As night falls, participants in the noncompetitive Rave Run pull on neon T-shirts, don glow-in-the dark glasses, and stuff their pockets with glow sticks. Spectators look on as the throng of illuminated runners, which includes kids and adults, make their way through a 5-kilometer course that winds through city streets.
The event culminates with an after party, where a DJ spin tunes and powerful lasers cast out beams that illuminate wide smiles and the secret locations of any lost arks in the vicinity. Fog machines and CO2 jets help create a high-adrenaline atmosphere as attendees dance with their glow-in-the-dark compatriots. All the fun is for a good cause; The Rave Run partners with a local charity in each participating city.
When the Minneapolis Institute of Arts first opened its doors in 1915, it was the product of several decades of arts advocacy. A group of 25 citizens formed the Minneapolis Society of Fine Arts in 1883 with the goal of giving their community access to creative arts. More than a century later, this commitment to the community has taken the permanent collections from 800 works to close to 80,000 objects and has made the institute Minnesota's largest art educator.
The collections, divided into seven curatorial areas, encompass a period of 5,000 years and hail from every corner of the world. The Asian Art collection represents 17 different Asian cultures, and Arts of Africa and the Americas holds more than 3,000 pieces of sculpture, basketry, painting, and beadwork. Temporary exhibitions bring collections of artwork from other institutions and tattoos from vending machines. The institute's interactive learning stations supplement understanding of topics such as modernism or 17th-century European painting with animation, video, and audio recordings.
Though they've only been leading paddling tours for a few years, the certified guides of Stand Up MN have already helped thousands of people explore the Twin Cities' local waterways up close. After equipping their guests with standup paddleboards, personal flotation devices, and ample training, they embark on trips along the quiet stretch of the Mississippi River that cuts through their urban landscape.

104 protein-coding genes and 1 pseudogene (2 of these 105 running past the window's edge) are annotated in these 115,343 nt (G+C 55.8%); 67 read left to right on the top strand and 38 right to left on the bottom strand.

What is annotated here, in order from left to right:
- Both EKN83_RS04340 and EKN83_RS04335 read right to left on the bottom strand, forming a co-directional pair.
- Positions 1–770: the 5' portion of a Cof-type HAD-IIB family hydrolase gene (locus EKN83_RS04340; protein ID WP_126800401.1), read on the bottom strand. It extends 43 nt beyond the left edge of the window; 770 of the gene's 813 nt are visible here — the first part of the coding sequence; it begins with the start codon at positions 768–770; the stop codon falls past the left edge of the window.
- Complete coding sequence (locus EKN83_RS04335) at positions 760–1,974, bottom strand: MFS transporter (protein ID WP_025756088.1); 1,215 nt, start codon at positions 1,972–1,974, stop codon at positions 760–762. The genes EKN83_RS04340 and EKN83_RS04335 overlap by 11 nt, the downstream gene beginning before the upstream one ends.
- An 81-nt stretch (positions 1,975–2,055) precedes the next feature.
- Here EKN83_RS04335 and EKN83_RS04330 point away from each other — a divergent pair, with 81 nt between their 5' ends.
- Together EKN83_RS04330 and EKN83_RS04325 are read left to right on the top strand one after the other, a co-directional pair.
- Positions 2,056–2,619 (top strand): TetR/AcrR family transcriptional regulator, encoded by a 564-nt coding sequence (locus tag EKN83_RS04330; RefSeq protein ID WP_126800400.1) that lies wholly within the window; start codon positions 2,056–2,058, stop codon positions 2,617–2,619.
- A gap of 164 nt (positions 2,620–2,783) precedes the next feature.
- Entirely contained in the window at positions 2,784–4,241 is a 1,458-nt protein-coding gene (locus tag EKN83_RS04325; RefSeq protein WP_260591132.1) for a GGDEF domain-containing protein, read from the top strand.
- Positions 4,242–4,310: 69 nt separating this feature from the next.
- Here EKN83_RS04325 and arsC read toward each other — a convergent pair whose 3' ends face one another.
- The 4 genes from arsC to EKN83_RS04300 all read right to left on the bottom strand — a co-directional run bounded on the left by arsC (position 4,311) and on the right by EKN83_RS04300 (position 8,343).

From St. Paul, groups glide under bridges and pass idyllic natural areas—and from Minneapolis, they can take a break from paddling to high-five low-flying birds from a rope swing over the water. Stand Up MN also leads extended paddling tours to Taylors Falls, where state parks and tumbling waterfalls abound. These excursions are complemented by the company's special events, which include speed-dating events at which participants spend most of the time hanging out while paddleboarding.
With towering pillars and sweeping arches, the lobby at Paragon Chateau 14 resembles an official monument to the pleasures of moviegoing. Sony 4K HD digital projection systems flash current-run films onto each screen. In addition to a fully-stocked concession stand, the theater hosts The Lot, a lounge where moviegoers can order beer, wine, and soda served in hollowed-out Golden Globes and listen to live music.
There’s nothing more exhilarating, albeit unnatural, than hurtling towards earth unimpeded. The instructors at Southern Minnesota Skydiving agree, and by adhering to the United States Parachute Association’s safety standards, they facilitate tandem and solo skydives. For tandems, the pros regulate the entire jump, from 45 seconds of free-fall to about four minutes of floating beneath a large ram-air parachute, which enables soft landings. For the thrill seeker who’d rather fly alone, experienced instructors offer the Static Line course to teach students how to skydive solo or explore options for prosthetic wing surgery.
With only three home-turf games remaining in the season, cheer on the Twin Cities' fearsome squad of sassy ladies as they run, pass, tackle, kick, shimmy, teleport, twirl, and crank call their way across the gridiron. But don't expect any shortened fields, wussy tear-away flags, or altered rules just because the players have little use for a cup—this is straight-up football, right down to the earth-shaking QB sacks, high-flying Hail Marys, and tackles that pack their own crater. This hard-hitting action, coupled with intricate strategic plays, provides more entertainment than a shaky washing-machine race through a corn maze. Additionally, on May 8, Burnsville High School will host a BirdieBall golf tournament prior to the Vixen game (not included with the Groupon), which will feature par 3 holes, field goal drives, various prizes, and an opportunity to pair football with the most brutally unforgiving of sports.